Does Squeak include a generic node class?

Jerome Garcia Jerome.Garcia at
Fri Oct 23 00:00:02 UTC 1998

     I think I understand what you are saying but I am not sure. Could you 
     give me a description of what you mean by "parameterized mixin" or 
     provide a URL for a site. It is not a term with which I am familiar.
     Jerome E. Garcia
     jegarcia at

______________________________ Reply Separator _________________________________
Subject: Re: Re[4]: Does Squeak include a generic node class?
Author:  Les Tyrrell <tyrrell at> at INTERNET
Date:    10/22/98 9:34 PM

One of the reasons I would not favor a TreeNode abastract class 
is that the thing I want to reuse is the pattern, and possibly 
multiple times within the same class.
For instance, to a certain extent this happens whenever I maintain 
several collections of different things within an object.  Having 
a superclass in which only one of these one-to-many relationships 
is covered does not help.
That's why I do not bother with a commonly used TreeNode, but instead 
manually do the work that a parameterized mixin could do for me.  I
do the rubberstamping because I currently do not have a facility within 
the system to accomplish the same goal.  Such a facility would have to 
manage more than simply stamping out code- I would want it to do
things in a manner such that good software engineering and reuse 
practices become a natural part of working with the environment.
As far as running inheritance ( delegation, actually ) through 
patterns... that would be an interesting project for someone. 
The motivation is based on the observation that many patterns
are used again and again, that there are variations in implementation 
of these patterns, and that quite often I am able to parameterize them 
and stamp them out on a grand scale.  At that point I am not
writing individual methods nor specifying individual instance variables, 
I am saying "put this pattern into that class".  That is a different 
mode of programming, and it will require a different set of tools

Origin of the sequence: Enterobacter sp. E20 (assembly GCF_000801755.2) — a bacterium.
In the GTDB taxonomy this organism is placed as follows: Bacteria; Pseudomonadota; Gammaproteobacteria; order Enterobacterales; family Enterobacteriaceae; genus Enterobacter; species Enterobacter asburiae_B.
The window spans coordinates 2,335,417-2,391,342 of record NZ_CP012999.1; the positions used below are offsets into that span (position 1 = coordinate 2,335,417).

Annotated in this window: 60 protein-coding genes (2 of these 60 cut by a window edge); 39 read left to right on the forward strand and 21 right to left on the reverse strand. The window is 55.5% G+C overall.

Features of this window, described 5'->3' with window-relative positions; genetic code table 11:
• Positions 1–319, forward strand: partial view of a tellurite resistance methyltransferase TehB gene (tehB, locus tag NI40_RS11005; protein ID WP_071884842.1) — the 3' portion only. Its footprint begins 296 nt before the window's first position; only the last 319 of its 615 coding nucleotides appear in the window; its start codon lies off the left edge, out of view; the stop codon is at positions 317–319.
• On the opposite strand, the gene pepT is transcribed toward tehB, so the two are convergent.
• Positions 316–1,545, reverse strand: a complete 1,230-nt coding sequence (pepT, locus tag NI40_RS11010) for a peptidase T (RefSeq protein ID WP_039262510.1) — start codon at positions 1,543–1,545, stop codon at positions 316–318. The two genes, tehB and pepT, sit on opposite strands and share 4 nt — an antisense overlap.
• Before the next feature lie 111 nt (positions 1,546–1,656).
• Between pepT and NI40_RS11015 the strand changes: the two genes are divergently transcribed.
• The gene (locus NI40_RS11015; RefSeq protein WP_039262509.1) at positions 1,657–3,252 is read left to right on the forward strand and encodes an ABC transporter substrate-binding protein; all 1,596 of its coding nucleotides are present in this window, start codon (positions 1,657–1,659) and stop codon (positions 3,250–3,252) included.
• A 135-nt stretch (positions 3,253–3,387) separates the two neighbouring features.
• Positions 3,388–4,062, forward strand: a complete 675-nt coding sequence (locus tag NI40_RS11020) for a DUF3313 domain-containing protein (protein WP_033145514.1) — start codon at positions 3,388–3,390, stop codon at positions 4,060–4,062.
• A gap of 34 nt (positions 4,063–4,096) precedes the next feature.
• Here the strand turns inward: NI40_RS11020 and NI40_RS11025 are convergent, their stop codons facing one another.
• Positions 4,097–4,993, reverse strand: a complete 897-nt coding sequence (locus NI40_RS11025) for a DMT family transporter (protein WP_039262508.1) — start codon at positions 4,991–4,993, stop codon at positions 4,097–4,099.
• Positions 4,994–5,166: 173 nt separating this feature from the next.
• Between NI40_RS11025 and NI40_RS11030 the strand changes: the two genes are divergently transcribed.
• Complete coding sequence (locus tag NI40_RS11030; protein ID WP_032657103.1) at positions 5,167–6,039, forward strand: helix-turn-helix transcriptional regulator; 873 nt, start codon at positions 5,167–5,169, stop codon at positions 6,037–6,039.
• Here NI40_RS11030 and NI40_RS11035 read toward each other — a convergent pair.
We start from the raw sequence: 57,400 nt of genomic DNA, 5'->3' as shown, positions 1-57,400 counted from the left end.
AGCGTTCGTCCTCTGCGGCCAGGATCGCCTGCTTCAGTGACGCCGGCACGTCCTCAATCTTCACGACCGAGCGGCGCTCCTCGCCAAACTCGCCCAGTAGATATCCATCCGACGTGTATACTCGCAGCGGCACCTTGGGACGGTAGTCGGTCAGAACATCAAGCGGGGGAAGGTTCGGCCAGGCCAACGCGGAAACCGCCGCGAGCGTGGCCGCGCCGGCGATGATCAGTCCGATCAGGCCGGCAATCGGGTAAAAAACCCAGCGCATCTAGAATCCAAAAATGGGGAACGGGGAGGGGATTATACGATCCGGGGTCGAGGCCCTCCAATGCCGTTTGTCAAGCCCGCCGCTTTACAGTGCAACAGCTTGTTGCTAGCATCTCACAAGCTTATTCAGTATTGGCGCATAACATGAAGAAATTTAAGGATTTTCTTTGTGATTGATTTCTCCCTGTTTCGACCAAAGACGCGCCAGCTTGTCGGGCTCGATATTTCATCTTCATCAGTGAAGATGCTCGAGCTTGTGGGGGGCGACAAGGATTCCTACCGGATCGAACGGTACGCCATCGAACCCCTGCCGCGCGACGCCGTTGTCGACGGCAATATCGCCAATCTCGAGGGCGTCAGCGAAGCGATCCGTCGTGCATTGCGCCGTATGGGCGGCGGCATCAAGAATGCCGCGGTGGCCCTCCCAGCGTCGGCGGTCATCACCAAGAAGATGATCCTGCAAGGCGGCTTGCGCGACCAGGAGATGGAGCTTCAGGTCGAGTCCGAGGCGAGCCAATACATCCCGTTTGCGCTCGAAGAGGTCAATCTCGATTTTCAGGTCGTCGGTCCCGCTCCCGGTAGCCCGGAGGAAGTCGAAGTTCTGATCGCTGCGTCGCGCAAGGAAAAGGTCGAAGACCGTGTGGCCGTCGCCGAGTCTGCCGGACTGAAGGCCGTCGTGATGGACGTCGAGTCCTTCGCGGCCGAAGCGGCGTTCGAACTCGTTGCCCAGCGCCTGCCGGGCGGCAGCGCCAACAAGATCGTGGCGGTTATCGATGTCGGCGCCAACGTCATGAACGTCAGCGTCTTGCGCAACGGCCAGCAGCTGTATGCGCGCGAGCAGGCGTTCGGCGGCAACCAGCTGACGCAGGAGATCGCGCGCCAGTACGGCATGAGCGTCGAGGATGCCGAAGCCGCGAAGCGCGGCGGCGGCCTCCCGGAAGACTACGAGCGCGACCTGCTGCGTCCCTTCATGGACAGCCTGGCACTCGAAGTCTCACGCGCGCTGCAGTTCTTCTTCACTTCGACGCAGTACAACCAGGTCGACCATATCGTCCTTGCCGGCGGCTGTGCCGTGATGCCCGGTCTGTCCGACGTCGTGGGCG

to facilitate it.  One aspect of that might be that it would be 
worthwhile to run inheritance and behavior through behavioral patterns 
rather than classes, which accumulate several patterns into one context. 
This leaves the issues of working out how to deal with the inter-pattern 
interactions, and the extent to which individual patterns are decoupled 
from other patterns in a given context.  In that model, classes are 
contexts in which patterns live and interact, and ideally to the greatest 
extent possible the atomic particles of a class would be individual 
patterns, rather than individual methods and instance variables.  Or, in 
another way, the patterns within a class context would be the 
instantiations of pattern "classes".  Something like that... Whether this 
would ultimately be good or not I have no idea.
BTW, I am sure that this is a somewhat different connotation for the 
word "pattern" than that used by the Patterns people... the problem 
is that "pattern" is such an appropriate name for what I have in mind, 
but unfortunately it was appropriated decades ago and I don't have
a decent replacement term to use instead.  So keep that in mind...
I don't intend to redefine the term, I just haven't found a better name 
for what I'm after.

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